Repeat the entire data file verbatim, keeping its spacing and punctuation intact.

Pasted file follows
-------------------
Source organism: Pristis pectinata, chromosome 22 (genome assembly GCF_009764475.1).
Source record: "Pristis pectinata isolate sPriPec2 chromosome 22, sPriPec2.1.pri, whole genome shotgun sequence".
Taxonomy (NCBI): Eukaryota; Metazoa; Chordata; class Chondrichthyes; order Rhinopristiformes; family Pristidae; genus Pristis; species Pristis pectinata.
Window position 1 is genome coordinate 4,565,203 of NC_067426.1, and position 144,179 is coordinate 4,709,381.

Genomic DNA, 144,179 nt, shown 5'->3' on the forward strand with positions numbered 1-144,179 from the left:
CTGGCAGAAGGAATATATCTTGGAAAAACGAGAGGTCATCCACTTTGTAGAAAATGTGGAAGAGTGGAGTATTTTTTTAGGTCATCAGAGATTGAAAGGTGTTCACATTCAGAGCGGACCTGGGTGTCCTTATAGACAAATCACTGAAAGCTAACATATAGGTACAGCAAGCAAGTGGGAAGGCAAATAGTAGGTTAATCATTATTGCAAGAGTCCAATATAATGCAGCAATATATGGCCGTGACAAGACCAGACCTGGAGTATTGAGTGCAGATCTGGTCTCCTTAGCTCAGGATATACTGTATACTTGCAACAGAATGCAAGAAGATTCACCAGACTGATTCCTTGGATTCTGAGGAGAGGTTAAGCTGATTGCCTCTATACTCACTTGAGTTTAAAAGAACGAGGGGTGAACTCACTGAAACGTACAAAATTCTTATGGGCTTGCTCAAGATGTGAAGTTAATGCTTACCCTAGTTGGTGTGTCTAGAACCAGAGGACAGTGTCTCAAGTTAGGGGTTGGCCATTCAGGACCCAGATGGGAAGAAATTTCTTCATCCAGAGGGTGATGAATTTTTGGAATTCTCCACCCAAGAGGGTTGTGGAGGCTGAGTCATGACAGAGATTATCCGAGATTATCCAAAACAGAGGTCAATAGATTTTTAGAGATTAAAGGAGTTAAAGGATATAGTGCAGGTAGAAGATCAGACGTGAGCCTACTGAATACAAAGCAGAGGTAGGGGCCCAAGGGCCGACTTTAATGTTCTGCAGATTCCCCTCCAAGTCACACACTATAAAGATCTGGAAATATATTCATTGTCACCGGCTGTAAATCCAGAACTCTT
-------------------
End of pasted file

Source organism: Pristis pectinata, chromosome 22 (genome assembly GCF_009764475.1).
Source record: "Pristis pectinata isolate sPriPec2 chromosome 22, sPriPec2.1.pri, whole genome shotgun sequence".
Taxonomy (NCBI): Eukaryota; Metazoa; Chordata; class Chondrichthyes; order Rhinopristiformes; family Pristidae; genus Pristis; species Pristis pectinata.
Window position 1 is genome coordinate 4,565,203 of NC_067426.1, and position 144,179 is coordinate 4,709,381.

Genomic DNA, 144,179 nt, shown 5'->3' on the forward strand with positions numbered 1-144,179 from the left:
CTGGCAGAAGGAATATATCTTGGAAAAACGAGAGGTCATCCACTTTGTAGAAAATGTGGAAGAGTGGAGTATTTTTTTAGGTCATCAGAGATTGAAAGGTGTTCACATTCAGAGCGGACCTGGGTGTCCTTATAGACAAATCACTGAAAGCTAACATATAGGTACAGCAAGCAAGTGGGAAGGCAAATAGTAGGTTAATCATTATTGCAAGAGTCCAATATAATGCAGCAATATATGGCCGTGACAAGACCAGACCTGGAGTATTGAGTGCAGATCTGGTCTCCTTAGCTCAGGATATACTGTATACTTGCAACAGAATGCAAGAAGATTCACCAGACTGATTCCTTGGATTCTGAGGAGAGGTTAAGCTGATTGCCTCTATACTCACTTGAGTTTAAAAGAACGAGGGGTGAACTCACTGAAACGTACAAAATTCTTATGGGCTTGCTCAAGATGTGAAGTTAATGCTTACCCTAGTTGGTGTGTCTAGAACCAGAGGACAGTGTCTCAAGTTAGGGGTTGGCCATTCAGGACCCAGATGGGAAGAAATTTCTTCATCCAGAGGGTGATGAATTTTTGGAATTCTCCACCCAAGAGGGTTGTGGAGGCTGAGTCATGACAGAGATTATCCGAGATTATCCAAAACAGAGGTCAATAGATTTTTAGAGATTAAAGGAGTTAAAGGATATAGTGCAGGTAGAAGATCAGACGTGAGCCTACTGAATACAAAGCAGAGGTAGGGGCCCAAGGGCCGACTTTAATGTTCTGCAGATTCCCCTCCAAGTCACACACTATAAAGATCTGGAAATATATTCATTGTCACCGGCTGTAAATCCAGAACTCTT